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Chow T, Browne V, Heileson HL, Wallace D, Anholm J, Green SM. Ginkgo biloba and Acetazolamide Prophylaxis for Acute Mountain Sickness: A Randomized, Placebo-Controlled Trial. Arch Intern Med. 2005;165(3):296–301. doi:10.1001/archinte.165.3.296
Acute mountain sickness (AMS) commonly occurs when unacclimatized individuals ascend to altitudes above 2000 m. Acetazolamide and Ginkgo biloba have both been recommended for AMS prophylaxis; however, there is conflicting evidence regarding the efficacy of Ginkgo biloba use. We performed a randomized, placebo-controlled trial of acetazolamide vs Ginkgo biloba for AMS prophylaxis.
We randomized unacclimatized adults to receive acetazolamide, Ginkgo biloba, or placebo in double-blind fashion and took them to an elevation of 3800 m for 24 hours. We graded AMS symptoms using the Lake Louise Acute Mountain Sickness Scoring System (LLS) and compared the incidence of AMS (defined as LLS score ≥3 and headache).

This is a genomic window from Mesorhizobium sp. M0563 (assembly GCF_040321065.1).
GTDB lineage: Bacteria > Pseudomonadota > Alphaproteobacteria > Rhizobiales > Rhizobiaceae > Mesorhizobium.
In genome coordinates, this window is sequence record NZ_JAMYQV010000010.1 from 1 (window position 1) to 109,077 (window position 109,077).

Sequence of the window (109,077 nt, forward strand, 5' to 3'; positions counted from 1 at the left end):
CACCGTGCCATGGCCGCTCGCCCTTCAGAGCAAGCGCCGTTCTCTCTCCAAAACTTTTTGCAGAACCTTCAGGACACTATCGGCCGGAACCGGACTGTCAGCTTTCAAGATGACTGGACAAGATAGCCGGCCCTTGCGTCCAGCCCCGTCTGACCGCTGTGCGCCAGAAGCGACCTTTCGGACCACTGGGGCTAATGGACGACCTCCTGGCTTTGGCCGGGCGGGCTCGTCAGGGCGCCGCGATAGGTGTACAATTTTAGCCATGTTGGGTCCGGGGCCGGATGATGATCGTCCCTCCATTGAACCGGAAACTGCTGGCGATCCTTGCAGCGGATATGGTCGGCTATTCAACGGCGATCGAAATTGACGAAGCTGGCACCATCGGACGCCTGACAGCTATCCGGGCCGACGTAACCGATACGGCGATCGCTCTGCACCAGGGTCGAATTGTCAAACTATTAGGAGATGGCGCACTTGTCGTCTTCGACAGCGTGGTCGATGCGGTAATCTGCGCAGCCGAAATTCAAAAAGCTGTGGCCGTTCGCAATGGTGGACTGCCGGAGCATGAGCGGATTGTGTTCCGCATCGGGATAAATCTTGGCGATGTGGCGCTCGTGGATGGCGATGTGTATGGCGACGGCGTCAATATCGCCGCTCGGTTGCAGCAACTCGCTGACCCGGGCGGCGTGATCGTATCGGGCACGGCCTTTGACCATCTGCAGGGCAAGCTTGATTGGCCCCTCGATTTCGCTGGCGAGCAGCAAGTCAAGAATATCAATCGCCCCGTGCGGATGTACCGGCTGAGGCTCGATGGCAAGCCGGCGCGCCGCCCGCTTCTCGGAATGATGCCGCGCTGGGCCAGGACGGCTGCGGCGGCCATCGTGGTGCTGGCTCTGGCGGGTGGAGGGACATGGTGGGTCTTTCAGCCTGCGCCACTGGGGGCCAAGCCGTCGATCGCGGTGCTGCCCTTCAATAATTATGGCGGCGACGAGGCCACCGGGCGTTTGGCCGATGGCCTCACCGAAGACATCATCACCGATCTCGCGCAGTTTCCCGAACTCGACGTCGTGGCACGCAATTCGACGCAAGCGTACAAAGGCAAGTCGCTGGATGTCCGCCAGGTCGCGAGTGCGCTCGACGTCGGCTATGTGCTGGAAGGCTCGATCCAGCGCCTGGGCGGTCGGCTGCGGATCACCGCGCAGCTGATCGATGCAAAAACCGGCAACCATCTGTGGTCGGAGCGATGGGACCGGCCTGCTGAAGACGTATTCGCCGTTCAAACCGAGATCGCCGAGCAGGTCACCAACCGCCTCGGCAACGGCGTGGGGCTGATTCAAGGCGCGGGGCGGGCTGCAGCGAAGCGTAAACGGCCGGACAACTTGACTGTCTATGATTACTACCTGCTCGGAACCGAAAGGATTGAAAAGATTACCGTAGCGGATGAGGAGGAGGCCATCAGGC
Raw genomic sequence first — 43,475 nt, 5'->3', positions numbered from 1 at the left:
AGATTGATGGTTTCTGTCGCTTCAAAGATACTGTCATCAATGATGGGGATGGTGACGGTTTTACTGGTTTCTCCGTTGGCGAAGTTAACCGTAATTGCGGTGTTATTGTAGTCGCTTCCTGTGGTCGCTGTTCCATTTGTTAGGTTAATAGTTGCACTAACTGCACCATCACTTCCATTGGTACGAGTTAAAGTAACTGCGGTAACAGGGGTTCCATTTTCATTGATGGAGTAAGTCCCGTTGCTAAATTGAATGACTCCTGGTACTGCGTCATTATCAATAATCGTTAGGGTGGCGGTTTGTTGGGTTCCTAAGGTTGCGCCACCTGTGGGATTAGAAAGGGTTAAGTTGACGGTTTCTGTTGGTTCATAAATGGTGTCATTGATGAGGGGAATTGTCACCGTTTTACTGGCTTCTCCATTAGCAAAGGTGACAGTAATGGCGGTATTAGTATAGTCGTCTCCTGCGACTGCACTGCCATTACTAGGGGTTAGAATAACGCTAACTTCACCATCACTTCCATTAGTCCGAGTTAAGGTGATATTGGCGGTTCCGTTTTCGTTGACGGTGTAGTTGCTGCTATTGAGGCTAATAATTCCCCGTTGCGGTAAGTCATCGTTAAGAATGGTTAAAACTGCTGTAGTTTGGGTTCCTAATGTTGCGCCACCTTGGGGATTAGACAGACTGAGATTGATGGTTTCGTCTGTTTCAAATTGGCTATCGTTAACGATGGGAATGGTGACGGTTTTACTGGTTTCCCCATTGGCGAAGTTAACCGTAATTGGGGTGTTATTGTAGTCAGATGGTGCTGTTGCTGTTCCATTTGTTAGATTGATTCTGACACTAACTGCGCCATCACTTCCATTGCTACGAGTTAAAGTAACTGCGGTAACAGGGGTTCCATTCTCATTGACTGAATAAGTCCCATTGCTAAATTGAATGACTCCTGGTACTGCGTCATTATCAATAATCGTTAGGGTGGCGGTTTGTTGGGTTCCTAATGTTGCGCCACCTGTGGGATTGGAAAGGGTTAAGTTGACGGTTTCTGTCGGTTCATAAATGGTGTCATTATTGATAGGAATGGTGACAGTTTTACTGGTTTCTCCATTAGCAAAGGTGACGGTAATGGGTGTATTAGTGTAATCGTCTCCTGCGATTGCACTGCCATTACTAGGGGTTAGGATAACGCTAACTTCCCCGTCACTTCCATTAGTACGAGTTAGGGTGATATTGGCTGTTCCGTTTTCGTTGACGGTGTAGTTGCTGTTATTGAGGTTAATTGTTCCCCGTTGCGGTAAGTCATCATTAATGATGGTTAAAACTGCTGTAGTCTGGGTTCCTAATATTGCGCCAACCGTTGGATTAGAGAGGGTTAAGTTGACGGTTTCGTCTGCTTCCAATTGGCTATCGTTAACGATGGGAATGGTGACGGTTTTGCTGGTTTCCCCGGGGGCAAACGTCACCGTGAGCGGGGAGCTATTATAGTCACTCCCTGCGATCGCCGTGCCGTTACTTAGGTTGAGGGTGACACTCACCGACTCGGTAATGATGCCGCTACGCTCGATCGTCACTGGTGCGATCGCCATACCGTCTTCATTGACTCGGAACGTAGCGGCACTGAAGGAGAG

Fifty-seven subjects completed the trial (20 received acetazolamide; 17, Ginkgo biloba, and 20, placebo). The LLS scores were significantly different between groups; the median score of the acetazolamide group was significantly lower than that of the placebo group (P = .01; effect size, 2; and 95% confidence interval [CI], 0 to 3), unlike that of the Ginkgo biloba group (P = .89; effect size, 0; and 95% CI, −2 to 2). Acute mountain sickness occurred less frequently in the acetazolamide group than in the placebo group (effect size, 30%; 95% CI, 61% to −15%), and the frequency of occurrence was similar between the Ginkgo biloba group and the placebo group (effect size, −5%; 95% CI, −37% to 28%).
In this study, prophylactic acetazolamide therapy decreased the symptoms of AMS and trended toward reducing its incidence. We found no evidence of similar efficacy for Ginkgo biloba.
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